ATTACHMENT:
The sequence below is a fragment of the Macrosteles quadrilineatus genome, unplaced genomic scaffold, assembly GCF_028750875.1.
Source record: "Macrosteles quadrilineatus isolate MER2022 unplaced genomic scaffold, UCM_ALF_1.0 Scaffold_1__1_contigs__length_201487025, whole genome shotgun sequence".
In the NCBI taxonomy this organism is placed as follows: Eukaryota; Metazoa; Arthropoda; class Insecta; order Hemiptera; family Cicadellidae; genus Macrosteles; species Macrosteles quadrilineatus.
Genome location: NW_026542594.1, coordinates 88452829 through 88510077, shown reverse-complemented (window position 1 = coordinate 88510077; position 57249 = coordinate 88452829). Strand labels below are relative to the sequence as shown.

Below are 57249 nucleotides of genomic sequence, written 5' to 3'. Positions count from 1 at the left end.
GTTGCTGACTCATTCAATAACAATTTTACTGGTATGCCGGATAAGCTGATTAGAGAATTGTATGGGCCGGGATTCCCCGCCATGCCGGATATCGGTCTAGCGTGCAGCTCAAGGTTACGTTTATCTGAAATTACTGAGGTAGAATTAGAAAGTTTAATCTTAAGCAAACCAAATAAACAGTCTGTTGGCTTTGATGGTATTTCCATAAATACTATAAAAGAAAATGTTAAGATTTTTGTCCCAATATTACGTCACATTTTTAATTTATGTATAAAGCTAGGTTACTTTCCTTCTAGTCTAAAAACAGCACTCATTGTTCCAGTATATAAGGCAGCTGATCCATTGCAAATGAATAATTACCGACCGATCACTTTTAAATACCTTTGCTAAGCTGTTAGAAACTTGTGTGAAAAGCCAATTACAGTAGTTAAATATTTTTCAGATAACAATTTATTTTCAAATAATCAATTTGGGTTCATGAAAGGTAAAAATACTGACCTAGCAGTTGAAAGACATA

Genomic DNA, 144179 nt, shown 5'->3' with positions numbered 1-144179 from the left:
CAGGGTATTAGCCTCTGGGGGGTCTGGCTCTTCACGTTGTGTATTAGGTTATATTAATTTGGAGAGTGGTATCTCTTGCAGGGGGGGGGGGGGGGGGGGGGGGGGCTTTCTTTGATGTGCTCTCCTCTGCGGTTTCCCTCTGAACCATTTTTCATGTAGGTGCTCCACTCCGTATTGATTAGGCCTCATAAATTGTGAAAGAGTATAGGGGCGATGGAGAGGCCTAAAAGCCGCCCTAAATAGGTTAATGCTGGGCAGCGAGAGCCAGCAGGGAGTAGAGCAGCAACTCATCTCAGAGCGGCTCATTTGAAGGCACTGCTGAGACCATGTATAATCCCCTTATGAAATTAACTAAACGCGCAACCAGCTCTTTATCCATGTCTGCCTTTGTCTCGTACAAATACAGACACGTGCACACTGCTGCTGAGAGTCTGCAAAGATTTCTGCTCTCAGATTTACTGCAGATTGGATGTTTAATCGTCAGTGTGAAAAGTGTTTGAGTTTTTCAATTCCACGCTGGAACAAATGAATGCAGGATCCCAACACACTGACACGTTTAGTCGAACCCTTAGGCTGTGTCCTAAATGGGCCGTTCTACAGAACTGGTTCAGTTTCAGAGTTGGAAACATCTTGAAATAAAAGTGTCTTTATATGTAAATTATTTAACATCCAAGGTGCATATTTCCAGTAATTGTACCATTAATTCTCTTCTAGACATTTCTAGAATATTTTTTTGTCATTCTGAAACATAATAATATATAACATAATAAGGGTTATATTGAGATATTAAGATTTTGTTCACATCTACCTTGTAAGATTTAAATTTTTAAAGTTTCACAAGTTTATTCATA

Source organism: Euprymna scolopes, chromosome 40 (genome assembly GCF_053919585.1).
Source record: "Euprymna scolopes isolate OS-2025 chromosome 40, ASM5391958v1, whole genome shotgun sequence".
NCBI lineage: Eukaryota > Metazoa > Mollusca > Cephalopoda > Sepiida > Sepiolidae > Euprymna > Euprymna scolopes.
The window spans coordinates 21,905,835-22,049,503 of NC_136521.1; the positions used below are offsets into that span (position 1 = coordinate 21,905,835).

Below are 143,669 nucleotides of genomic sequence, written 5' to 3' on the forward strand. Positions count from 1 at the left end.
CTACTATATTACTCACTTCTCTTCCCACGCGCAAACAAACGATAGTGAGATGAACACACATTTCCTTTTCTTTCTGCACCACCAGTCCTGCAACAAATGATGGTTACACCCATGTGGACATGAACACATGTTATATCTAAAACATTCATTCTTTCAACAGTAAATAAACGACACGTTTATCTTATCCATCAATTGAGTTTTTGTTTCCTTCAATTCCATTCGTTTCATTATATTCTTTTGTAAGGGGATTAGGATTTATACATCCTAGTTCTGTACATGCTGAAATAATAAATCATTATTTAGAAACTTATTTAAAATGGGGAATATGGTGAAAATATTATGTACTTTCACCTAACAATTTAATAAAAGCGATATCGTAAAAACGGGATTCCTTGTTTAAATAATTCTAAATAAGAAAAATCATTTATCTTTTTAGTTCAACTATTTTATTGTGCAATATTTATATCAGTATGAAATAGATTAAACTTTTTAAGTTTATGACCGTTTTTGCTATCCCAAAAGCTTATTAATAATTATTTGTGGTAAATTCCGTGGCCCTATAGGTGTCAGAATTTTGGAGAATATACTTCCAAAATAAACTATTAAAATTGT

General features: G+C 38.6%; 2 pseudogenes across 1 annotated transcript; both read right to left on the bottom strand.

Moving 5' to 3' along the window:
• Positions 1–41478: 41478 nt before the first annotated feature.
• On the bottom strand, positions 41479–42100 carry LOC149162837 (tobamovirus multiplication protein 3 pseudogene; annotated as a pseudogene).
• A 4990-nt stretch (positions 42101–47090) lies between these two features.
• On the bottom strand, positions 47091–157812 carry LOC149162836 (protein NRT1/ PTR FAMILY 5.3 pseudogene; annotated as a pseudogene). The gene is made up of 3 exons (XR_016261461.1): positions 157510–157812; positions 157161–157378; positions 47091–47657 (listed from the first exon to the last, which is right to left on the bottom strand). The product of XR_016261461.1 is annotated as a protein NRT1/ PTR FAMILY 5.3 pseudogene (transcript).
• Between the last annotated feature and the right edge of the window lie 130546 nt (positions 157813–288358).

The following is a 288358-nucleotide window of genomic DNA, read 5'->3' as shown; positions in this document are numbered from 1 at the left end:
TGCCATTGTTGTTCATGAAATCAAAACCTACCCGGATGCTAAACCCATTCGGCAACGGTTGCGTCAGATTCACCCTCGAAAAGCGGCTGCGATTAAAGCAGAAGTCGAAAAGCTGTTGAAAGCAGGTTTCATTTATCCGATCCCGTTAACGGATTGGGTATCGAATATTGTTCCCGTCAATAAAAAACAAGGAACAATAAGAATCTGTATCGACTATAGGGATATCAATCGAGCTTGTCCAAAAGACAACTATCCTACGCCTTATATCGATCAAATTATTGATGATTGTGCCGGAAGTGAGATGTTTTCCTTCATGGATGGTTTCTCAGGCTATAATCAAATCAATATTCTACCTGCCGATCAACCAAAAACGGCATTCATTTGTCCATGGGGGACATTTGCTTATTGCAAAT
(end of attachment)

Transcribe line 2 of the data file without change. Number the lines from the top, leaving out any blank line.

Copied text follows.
Source record: "Macrosteles quadrilineatus isolate MER2022 unplaced genomic scaffold, UCM_ALF_1.0 Scaffold_1__1_contigs__length_201487025, whole genome shotgun sequence".